Illustration by Patrick Yeung.

Next Sunday, 125 million Yankees will congregate on couches from sea to shining sea and consume excessive servings of beer, chicken wings, chips and dip.

Super Bowl Sunday is the epitome of an American holiday — perfectly nondenominational, food-oriented and capitalist.

It is our second most gluttonous day of the year after Thanksgiving, finishing slightly before Christmas.

Yet something troubling separates the Super Bowl from our other two favorite holidays: We Americans don’t think about those in need while we stuff our faces in February.

As a nation, we need to remember that though we are warm and uncomfortably full of bean dip and guacamole during America’s game, there are many Americans who have neither a home nor an abundance of food.

There should be the same focus on charity during Super Bowl Sunday as there is during Christmas or Thanksgiving. On our days of copious excess, we have the responsibility to give food or money to those in need.

Now, the first response many will have to this statement is, “Christmas and Thanksgiving are a little different than the Superbowl.”

And that is true — unlike the Super Bowl, both holidays have morality fables that work to inspire people to help or share with their fellow man.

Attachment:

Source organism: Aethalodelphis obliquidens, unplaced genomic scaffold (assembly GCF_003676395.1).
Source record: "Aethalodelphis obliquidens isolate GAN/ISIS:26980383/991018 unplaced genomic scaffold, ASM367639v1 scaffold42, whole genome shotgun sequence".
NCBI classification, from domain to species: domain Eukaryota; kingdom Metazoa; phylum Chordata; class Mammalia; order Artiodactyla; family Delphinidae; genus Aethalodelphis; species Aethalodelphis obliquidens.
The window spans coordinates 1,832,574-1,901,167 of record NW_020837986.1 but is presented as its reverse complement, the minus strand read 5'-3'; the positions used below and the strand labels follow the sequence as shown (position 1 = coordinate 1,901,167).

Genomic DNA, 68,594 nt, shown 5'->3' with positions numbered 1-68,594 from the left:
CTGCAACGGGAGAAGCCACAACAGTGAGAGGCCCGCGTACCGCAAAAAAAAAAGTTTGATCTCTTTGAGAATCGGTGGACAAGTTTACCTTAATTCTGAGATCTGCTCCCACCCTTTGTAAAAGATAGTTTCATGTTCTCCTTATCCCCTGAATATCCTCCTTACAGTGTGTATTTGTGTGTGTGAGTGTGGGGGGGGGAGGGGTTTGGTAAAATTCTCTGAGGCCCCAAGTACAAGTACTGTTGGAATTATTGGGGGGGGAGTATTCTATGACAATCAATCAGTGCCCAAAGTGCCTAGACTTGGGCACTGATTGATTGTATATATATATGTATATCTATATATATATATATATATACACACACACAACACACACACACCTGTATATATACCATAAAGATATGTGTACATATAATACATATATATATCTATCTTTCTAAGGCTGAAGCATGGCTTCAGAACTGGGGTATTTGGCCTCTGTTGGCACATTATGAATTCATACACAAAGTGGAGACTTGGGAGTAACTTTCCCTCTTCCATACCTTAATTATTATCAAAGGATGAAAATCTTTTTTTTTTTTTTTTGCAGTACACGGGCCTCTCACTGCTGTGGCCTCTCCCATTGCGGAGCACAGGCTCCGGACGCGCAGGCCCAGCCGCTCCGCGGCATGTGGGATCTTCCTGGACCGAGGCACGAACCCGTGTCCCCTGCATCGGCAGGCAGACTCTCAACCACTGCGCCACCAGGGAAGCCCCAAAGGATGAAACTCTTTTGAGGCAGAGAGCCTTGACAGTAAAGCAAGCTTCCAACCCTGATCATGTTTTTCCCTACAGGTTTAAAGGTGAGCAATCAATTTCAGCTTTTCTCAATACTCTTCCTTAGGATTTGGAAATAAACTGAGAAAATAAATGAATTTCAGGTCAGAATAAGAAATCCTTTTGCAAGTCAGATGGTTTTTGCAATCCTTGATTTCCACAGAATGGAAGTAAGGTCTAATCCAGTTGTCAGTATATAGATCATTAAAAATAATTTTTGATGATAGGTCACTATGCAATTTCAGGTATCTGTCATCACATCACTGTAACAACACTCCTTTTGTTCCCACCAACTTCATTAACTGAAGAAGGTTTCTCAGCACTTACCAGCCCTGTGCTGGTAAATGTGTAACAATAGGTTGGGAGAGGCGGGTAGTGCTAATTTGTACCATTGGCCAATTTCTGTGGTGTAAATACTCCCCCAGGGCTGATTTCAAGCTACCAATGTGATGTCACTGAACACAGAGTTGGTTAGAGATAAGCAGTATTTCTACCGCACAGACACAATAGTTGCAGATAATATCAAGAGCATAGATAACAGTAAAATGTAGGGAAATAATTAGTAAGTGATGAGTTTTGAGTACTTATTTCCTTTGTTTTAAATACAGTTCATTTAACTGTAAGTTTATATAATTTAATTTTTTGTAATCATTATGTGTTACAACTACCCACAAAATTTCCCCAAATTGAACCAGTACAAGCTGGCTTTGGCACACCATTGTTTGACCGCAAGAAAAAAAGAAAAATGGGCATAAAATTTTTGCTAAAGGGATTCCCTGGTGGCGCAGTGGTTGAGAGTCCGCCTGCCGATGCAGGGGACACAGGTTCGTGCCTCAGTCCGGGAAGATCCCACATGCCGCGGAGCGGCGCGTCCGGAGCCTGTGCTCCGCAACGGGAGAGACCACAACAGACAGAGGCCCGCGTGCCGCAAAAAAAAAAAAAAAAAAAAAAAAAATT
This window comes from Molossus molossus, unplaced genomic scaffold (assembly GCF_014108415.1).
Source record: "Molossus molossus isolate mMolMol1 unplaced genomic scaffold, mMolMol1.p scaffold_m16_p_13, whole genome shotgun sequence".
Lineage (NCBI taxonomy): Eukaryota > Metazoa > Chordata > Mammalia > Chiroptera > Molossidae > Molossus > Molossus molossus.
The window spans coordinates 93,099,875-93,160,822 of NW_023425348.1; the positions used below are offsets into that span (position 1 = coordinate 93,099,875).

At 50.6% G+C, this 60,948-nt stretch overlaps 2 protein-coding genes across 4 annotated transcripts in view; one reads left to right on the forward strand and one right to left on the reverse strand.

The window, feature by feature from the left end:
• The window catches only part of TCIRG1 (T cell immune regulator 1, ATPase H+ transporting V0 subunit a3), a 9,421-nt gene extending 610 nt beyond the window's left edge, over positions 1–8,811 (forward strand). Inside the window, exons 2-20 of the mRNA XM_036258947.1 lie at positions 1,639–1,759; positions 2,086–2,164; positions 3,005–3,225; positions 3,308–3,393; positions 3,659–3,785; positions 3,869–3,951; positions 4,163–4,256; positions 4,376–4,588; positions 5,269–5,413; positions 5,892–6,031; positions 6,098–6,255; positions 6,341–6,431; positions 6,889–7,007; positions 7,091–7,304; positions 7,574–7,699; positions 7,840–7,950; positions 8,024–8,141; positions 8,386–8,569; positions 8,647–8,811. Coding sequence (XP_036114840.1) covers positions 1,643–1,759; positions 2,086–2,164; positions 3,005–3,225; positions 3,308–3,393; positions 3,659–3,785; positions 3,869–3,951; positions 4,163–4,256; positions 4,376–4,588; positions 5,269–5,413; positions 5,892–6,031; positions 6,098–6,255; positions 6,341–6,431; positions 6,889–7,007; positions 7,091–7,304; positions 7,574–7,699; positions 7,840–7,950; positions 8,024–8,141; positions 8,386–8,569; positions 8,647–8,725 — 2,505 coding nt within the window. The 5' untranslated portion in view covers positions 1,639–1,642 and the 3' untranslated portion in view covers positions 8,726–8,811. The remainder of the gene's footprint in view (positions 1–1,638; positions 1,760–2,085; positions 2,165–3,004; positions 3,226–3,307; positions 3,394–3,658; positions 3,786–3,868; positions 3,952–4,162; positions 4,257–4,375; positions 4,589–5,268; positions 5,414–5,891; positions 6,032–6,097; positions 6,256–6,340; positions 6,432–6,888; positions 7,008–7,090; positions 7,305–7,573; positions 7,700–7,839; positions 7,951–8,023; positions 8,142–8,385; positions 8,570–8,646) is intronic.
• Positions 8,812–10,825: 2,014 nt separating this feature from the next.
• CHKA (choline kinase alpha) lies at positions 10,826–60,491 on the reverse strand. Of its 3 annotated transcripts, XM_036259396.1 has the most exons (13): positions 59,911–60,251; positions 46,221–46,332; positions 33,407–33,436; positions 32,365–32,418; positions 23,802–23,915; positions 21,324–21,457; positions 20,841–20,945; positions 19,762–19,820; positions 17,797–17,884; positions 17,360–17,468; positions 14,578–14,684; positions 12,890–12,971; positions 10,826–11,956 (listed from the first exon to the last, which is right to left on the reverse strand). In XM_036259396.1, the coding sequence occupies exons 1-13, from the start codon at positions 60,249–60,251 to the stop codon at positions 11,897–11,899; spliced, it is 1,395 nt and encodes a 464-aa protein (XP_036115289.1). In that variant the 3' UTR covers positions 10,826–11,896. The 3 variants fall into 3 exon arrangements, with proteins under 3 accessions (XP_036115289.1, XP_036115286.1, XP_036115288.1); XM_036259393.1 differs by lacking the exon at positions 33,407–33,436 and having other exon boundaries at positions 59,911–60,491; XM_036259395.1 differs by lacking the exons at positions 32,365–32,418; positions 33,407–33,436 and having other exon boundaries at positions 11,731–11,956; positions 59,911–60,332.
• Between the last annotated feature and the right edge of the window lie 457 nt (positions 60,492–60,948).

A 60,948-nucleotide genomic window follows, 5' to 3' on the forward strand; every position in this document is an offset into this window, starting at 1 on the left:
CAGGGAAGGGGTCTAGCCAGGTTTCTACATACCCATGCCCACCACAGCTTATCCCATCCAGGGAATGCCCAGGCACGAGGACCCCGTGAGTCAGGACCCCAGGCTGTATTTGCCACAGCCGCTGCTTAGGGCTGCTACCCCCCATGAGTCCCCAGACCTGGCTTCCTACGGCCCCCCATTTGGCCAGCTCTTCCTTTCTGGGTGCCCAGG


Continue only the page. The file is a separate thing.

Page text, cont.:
But we should be better than that. We should not need stories to tell us how to treat people.

Americans will spend $55 million on food on Feb. 6. And yet, the holiday’s major food drive, the Souper Bowl of Caring, raised only $4,484 last year, with only 15 organizations participating. Less than $5,000? That amounts to 0.001 percent of the money that we spend on snack food going to charity.

Now, compare that amount to the money raised on Christmas. The Salvation Army in Walworth County, Wisc. raised almost $330,000 during the holiday season, according to a Jan. 6 story in the Walworth County Today.

The discrepancy between our desire to give in December and in February is unacceptable. On both days, family and friends gather, celebrate in each other’s company, devour huge meals and watch football.

The only real difference seems to be the moral tale.Though the Super Bowl is not infused with the church’s moral guilt or America’s imperial guilt, we must find other motivation to help the needy.

We may be gluttons, but we still must look out for our fellow Americans.

So, when you’re buying Doritos next weekend, think about the thousands of people in Santa Cruz alone who have neither adequate food nor shelter and give a little to the homeless.

Instead of stockpiling 50 cans of black beans for nachos, start a canned food drive at UCSC or in your neighborhood. When you are trying to decide what to spend your last dollars on, please take a moment and choose compassion.